Volume 26/Number 25; April 29/May 6, 2013
by Lou Iannaco
Atlanta—Spending most of its recent history in Orlando, Fla., many had concerns about how the 2013 edition of Coverings, the largest domestic tile and stone show, would fare with its change of venue. As it turned out, the main concern was not so much Atlanta itself, but the facility in which the event took place.
Held in separate spaces with a connecting hallway, navigation did prove troublesome for some at first, but as Coverings attendees became familiar with the Georgia World Congress Center, by the middle of the first day exhibitors saw steady traffic and enjoyed a profitable opening.
“New venues are always just a little more time consuming,” said Karin Fendrich, COO of National Trade Productions (NTP), which runs Coverings. “They don’t have to be hard; you just don’t have the paved path you’ve walked down. As something new, this has gone so well. It’s been an easy sell for the exhibitors. It crosses over to their Orlando market just enough, but not too much. It brings them something new. Attendees are pouring in.”
Heading into the show, Fendrich noted attendee registration was trending in single digits behind 2012, which she saw as encouraging given the event’s new venue and market. With 17,000 attendees preregistering, she said the final number of attendees ends up being 20,000 to 21,500 due to the large number of on-site registers.
Regarding the total number of exhibitors showing at the World Congress Center—more than 900—this year’s edition matched that of last year’s show. “For a new market, the numbers are astounding,” she said. “The A&D community here is so strong, and that has been a positive aspect.”
Fendrich was excited about the Savannah College of Art and Design (SCAD) Tiled Bench exhibit in one of the hallways. Coverings, along with the interior design department at SCAD, created a 10-week course in which students learned tile design. Six benches were on display. “What the exhibit represents is Coverings entering into the A&D community. Young people who may not be thinking of tile and stone as their future while in school now have been introduced to it in a very positive and creative way.”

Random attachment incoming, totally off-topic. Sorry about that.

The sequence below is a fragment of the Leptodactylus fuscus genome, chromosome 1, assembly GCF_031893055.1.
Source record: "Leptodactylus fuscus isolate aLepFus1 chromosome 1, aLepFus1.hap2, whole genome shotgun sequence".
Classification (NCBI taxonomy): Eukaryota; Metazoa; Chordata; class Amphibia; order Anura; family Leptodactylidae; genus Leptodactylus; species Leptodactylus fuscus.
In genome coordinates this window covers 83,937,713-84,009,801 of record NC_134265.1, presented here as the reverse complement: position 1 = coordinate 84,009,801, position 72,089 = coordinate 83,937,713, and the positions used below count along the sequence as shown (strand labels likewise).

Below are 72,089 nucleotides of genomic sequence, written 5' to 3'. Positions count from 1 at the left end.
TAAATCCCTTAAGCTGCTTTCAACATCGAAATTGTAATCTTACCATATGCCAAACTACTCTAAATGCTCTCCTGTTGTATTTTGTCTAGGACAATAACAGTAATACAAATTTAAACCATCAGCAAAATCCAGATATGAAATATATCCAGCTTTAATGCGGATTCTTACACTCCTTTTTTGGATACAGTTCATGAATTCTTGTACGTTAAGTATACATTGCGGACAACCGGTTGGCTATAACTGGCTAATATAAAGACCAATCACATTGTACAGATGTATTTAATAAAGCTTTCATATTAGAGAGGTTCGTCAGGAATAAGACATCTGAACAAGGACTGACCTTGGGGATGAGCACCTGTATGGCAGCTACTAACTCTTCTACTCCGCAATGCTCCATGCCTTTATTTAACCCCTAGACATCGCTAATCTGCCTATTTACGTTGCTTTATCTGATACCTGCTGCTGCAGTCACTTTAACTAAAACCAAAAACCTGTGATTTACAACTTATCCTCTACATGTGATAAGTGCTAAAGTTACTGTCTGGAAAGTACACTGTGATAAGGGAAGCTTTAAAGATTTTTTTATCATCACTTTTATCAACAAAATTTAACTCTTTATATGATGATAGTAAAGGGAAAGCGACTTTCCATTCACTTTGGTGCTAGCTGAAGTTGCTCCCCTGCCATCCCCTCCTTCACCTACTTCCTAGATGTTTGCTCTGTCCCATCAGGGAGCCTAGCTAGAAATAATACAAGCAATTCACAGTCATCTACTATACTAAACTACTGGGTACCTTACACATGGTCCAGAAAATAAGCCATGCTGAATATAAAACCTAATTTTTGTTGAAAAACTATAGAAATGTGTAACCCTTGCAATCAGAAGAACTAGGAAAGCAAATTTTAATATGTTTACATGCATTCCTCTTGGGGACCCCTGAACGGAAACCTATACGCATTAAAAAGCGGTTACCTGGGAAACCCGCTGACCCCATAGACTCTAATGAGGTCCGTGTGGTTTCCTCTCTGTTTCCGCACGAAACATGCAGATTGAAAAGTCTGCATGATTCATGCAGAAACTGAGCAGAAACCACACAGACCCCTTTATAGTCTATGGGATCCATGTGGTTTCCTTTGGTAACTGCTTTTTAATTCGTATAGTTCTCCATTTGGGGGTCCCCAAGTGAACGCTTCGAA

Other show highlights, she noted, were the improved contractor tours; Project Green, a program recognizing sustainability; new and remodeled commercial, institutional and residential projects featuring tile and stone, and the CID Awards which celebrate the creativity and technical know-how of tile and stone use in residential and commercial projects.
Exhibitors echoed Fendrich’s positivity and excitement.
“The show was very successful for us,” said Marianne Cox, director of marketing at American Marazzi. “We’ve had great feedback on our new products and we’ve seen many of our customers.”
However, Cox noted the venue’s layout seemed to be confusing to some attendees. “The only challenge was explaining how to get around. Other than that, we love Atlanta. Having the show here was a great idea.”
Tom Smith, president of Cooperativa Ceramica d’Imola, saw Atlanta as a new and exciting experience. “This isn’t a town you typically think of for tradeshows. But with a beautiful downtown and so many great restaurants, it really has contributed to a good experience. We couldn’t be happier with our outstanding turnout.”
Ceramica d’Imola had six new products on display, including two wood-look offerings, Vein and Wood, and proudly touted being the first overseas company to become Green Squared certified.
The wood-look trend continued at Coverings as Florida Tile displayed its new Magnolia line, a high-definition porcelain featuring an 8 x 36 plank available in six colors. Sean Cilona, the company’s director of marketing, noted Magnolia was one of the big hits of the show for Florida Tile.
Marazzi also displayed a new exotic porcelain wood look, Harmony, featuring four colors in rectified 6 x 36 and 9 x 36 sizes which attracted much attention to the company’s booth.